- Pay $4.90 for first 30 days then $49.90
- Includes 40GB data
- Unlimited standard national calls/SMS/MMS
- 200 standard international mins to 32 selected countries
What is a prepaid plan?
- They require regular upfront payments, versus postpaid plans, which are billed at the end of each contract period.
- Prepaid plans have expiry periods that range from as little as 10 days up to 365 days, though most are around 30 days.
- Prepaid plans work on a recharge basis, where you pay for an allotment of calls, texts and data to use within a period of time. Once you have used your call credit, or reached your expiry date, you buy another recharge.
- Recharges can be purchased directly from your phone, by calling your provider or using its website, with some larger providers also offering prepaid purchase options at supermarkets and other retail outlets.
Meet the team
Alex Kidman is a multi-award-winning consumer technology journalist and the Tech & Telco Editor at finder.com.au. He's been writing about consumer technology topics for more than two decades.
- Fully control your mobile spending
- Never be hit with bill shock or unexpected spending
- Less commitment - switch carriers easily
- Retain your mobile number with our guide on how to port your mobile number.
- Service is cut off unless you recharge or top up on time
- Data is usually more expensive when compared with postpaid plans
- Expiry periods can be misleading - e.g. 28 days vs 1 month plans
- If you don't have a device, buying one outright can be an big upfront cost
A prepaid plan can also be a money saver compared to a contract plan. The total cost of buying a handset outright and then paying for a prepaid service across 24 months can be cheaper than a contract deal. Our mobile phone plan comparison tool can help you decide, by helping you compare the cost of outright buy plus prepaid to a contract deal for any phone available in Australia.Back to top
Prepaid vs Contract plans: our video guide
Can I get a phone with my prepaid plan?
The typical answer to this question is no, because prepaid plans are configured for those who already have their own phone. If you want a new mobile phone to go with a prepaid service, you're going to have to shell out for its entire cost upfront.
That said, there are a number of handsets that are sold as "prepaid" phones. These are usually cheap phones and are often locked to a given provider, so if you do want to switch providers at some point an unlocking fee may apply.
If you need a new phone to pair with your new prepaid plan, you'll find plenty of bargains in our roundup of the latest mobile phone deals from eBay Australia.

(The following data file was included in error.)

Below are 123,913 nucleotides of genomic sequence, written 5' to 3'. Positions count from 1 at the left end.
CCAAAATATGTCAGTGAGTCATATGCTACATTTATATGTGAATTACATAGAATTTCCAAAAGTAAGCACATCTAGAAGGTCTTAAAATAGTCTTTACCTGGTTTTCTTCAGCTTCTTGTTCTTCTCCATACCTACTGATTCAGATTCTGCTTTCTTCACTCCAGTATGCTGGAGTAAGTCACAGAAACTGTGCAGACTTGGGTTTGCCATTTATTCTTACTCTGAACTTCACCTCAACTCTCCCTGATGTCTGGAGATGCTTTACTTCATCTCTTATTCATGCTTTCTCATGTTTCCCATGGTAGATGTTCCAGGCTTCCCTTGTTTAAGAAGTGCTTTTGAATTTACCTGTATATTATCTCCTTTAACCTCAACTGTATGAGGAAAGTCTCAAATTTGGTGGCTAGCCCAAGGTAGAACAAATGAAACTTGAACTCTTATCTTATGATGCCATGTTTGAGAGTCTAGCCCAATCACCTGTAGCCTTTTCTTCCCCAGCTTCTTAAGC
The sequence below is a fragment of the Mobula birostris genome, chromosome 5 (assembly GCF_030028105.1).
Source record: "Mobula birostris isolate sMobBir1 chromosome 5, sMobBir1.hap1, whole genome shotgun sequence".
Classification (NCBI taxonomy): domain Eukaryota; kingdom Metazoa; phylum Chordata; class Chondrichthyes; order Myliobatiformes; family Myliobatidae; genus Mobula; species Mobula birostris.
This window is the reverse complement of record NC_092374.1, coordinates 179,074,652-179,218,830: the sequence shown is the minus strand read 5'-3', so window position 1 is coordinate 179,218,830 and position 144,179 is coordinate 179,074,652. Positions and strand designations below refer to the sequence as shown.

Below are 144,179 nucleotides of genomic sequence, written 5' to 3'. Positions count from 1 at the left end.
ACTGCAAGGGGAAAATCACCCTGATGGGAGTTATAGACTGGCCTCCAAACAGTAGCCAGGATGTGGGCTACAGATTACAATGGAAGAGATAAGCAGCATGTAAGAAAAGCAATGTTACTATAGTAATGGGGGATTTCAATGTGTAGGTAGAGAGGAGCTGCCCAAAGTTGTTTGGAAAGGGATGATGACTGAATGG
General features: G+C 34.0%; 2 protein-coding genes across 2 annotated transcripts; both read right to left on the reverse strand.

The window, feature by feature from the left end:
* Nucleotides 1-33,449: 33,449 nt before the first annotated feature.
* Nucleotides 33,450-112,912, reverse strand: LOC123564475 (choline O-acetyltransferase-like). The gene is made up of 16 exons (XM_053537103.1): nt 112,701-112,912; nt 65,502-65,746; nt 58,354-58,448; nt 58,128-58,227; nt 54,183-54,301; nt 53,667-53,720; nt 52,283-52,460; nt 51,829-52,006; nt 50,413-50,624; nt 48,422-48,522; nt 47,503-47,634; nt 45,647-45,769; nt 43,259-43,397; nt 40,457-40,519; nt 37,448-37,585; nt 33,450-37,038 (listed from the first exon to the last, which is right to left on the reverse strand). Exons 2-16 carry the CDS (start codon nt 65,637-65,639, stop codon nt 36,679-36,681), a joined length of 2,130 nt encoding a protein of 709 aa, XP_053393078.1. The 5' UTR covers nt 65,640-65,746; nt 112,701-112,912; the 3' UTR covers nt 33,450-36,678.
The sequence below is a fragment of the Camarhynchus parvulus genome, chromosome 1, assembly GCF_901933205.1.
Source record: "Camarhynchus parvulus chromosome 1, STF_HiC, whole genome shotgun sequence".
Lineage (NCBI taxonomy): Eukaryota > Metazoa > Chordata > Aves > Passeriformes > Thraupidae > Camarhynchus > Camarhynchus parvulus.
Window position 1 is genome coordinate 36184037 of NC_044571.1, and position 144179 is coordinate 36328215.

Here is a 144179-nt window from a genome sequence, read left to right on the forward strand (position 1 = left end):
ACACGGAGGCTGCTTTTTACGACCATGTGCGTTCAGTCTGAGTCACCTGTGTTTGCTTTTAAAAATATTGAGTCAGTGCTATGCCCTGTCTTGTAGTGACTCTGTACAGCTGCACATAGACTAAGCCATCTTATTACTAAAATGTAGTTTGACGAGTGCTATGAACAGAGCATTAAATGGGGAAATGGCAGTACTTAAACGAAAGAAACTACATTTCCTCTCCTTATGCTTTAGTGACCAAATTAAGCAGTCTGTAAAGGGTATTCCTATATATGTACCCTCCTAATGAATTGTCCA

How should I compare prepaid plans?
- Cost of recharge: If your usage varies, it makes sense to use the flexibility of a prepaid plan by altering your monthly recharge amount, which you can typically do without penalty. However, you need to be aware of the minimum recharge amount required to maintain your phone service.
- Data charging: Different prepaid plans come with different levels of data, and with the rise of "unlimited" call/texts packages, this is a key differentiator. If you're busy on your smartphone, go for a plan with plenty of data, but also make sure you can easily buy data top-ups and that your provider counts data charges per KB block, rather than a larger amount as this will eat up your data quickly. We have a guide to how different providers count data if you want to know more.
- Network coverage: While there are many prepaid providers, they're all using one of just three networks, run by Telstra, Optus and Vodafone. Not all providers have access to those carrier's 4G networks, or the full network map. While network coverage maps are largely indicative rather than entirely accurate, they're a good gauge of overall coverage that can help you decide which provider to choose. Our guide to the difference between 3G and 4G covers this in more detail.
- International coverage: If you regularly make overseas calls, or travel a lot, it's worth reading the fine print on any prepaid plan. Some providers specifically target international callers with attractive rates to call overseas or even included calling minutes to popular destinations. However, if you head overseas, it's a different story; many prepaid SIMs don't offer any roaming functions for use overseas. Even if they do, the rates for prepaid roaming are generally high, so choose carefully.
Latest prepaid mobile plan news
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